Any combination of any one or more computer-readable medium(s), may be used. A computer readable medium can be either a computer-readable signal medium, or a computer-readable storage medium. Computer readable storage media may include, but are not limited to, electronic, magnetic or optical, electromagnetic, flash memory, or any combination thereof. A computer readable storage medium may also include an electrical connection with one or more wires. A computer readable storage medium can be any tangible medium that contains, or stores, a program to be used by, or in connection, with an instruction execution device, apparatus, or system.

The block diagrams and flowcharts in Figures show the architecture, functionality, and operation of various implementations of systems and methods according to the invention. Each block in the block diagrams or flowcharts could be a block, segment, or section of code that contains one or more executable instructions to implement the specified logical function. Alternate implementations may have the functions not listed in the figures. Depending on the functionality, it is possible to execute two blocks in succession, or they may be executed in reverse order. Every block in the flowchart illustrations and/or block diagrams can be executed by special-purpose hardware-based system that performs the specified functions and acts or combination of special purpose hardware with computer instructions.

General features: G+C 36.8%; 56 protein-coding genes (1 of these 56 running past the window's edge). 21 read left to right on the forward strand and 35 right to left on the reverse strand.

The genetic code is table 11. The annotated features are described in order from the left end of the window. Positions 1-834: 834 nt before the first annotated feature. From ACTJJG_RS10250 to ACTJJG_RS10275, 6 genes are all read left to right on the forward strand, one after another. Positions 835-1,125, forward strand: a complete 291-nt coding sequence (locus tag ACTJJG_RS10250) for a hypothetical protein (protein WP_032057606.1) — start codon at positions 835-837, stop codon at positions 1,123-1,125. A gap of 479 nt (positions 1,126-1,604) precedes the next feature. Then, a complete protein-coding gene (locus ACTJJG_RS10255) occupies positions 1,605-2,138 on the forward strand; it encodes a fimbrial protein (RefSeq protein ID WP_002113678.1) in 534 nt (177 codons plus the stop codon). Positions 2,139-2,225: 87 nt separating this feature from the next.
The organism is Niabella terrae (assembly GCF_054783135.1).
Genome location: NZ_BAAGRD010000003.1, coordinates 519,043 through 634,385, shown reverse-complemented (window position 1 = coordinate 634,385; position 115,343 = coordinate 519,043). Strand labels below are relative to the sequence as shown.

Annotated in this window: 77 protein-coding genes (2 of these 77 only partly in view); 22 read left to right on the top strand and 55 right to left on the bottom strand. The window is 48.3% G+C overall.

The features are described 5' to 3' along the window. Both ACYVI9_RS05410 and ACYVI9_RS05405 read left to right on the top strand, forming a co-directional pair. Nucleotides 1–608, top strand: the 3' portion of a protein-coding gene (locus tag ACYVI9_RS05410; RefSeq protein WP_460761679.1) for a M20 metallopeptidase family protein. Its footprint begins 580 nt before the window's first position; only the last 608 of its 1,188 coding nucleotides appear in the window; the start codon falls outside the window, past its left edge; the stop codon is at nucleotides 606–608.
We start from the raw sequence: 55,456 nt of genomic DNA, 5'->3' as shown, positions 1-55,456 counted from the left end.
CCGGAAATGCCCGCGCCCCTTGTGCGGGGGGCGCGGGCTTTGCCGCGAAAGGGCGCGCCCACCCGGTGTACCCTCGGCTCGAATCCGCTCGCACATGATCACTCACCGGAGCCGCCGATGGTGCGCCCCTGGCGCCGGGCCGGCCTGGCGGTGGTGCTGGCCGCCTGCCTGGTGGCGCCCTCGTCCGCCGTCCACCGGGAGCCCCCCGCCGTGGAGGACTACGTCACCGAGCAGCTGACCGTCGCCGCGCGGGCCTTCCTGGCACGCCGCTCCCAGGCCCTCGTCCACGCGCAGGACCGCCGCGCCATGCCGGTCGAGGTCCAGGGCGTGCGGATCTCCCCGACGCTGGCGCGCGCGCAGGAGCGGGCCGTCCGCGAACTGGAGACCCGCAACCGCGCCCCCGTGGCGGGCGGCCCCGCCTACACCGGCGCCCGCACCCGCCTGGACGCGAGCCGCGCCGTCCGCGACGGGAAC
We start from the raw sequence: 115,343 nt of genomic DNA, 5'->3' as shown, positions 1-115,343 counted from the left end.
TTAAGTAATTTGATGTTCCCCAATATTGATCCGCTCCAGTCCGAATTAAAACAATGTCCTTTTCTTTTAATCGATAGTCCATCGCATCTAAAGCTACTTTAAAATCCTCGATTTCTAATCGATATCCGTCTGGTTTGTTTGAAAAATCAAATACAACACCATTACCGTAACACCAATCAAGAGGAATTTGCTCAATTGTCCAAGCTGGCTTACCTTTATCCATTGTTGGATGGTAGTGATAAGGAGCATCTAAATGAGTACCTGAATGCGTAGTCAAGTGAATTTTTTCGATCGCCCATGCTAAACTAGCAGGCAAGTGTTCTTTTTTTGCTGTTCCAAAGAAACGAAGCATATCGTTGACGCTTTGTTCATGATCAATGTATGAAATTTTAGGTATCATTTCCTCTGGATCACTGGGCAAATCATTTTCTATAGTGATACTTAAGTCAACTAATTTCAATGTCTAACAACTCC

End users may have access to the invention’s embedded software via a cloud computing infrastructure. Cloud computing is the provision of scalable computing resources over a network. Cloud computing can also be described as a computing capability that abstracts the computing resource from its underlying technical architecture (e.g. servers, storage, networks). This allows for convenient, instantaneous network access to a pool of configurable computing resources that can quickly be provisioned and released with little management effort and minimal interaction from service providers. Cloud computing is a way for a user to have access to virtual computing resources, such as storage, data, apps, and complete virtualized computing system, in the cloud. It does not take into account the physical systems or locations that provide the computing resources.